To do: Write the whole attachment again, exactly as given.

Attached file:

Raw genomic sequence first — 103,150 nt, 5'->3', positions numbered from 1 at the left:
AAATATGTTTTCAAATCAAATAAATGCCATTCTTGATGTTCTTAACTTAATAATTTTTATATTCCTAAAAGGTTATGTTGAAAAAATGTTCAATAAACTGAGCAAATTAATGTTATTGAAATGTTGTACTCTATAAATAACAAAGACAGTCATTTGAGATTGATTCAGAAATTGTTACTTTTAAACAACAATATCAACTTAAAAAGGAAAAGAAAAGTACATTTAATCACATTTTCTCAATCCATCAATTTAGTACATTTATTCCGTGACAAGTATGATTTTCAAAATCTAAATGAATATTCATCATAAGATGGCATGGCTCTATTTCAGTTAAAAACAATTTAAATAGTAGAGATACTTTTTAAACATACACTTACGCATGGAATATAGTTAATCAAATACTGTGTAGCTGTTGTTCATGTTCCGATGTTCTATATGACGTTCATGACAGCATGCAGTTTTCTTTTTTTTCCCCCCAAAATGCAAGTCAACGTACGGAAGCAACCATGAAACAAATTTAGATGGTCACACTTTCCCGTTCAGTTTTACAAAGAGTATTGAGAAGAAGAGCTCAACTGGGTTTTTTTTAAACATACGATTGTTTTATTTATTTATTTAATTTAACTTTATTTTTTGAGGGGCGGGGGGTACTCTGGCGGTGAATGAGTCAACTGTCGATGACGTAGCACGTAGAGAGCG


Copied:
Raw genomic sequence first — 103,150 nt, 5'->3', positions numbered from 1 at the left:
AAATATGTTTTCAAATCAAATAAATGCCATTCTTGATGTTCTTAACTTAATAATTTTTATATTCCTAAAAGGTTATGTTGAAAAAATGTTCAATAAACTGAGCAAATTAATGTTATTGAAATGTTGTACTCTATAAATAACAAAGACAGTCATTTGAGATTGATTCAGAAATTGTTACTTTTAAACAACAATATCAACTTAAAAAGGAAAAGAAAAGTACATTTAATCACATTTTCTCAATCCATCAATTTAGTACATTTATTCCGTGACAAGTATGATTTTCAAAATCTAAATGAATATTCATCATAAGATGGCATGGCTCTATTTCAGTTAAAAACAATTTAAATAGTAGAGATACTTTTTAAACATACACTTACGCATGGAATATAGTTAATCAAATACTGTGTAGCTGTTGTTCATGTTCCGATGTTCTATATGACGTTCATGACAGCATGCAGTTTTCTTTTTTTTCCCCCCAAAATGCAAGTCAACGTACGGAAGCAACCATGAAACAAATTTAGATGGTCACACTTTCCCGTTCAGTTTTACAAAGAGTATTGAGAAGAAGAGCTCAACTGGGTTTTTTTTAAACATACGATTGTTTTATTTATTTATTTAATTTAACTTTATTTTTTGAGGGGCGGGGGGTACTCTGGCGGTGAATGAGTCAACTGTCGATGACGTAGCACGTAGAGAGCG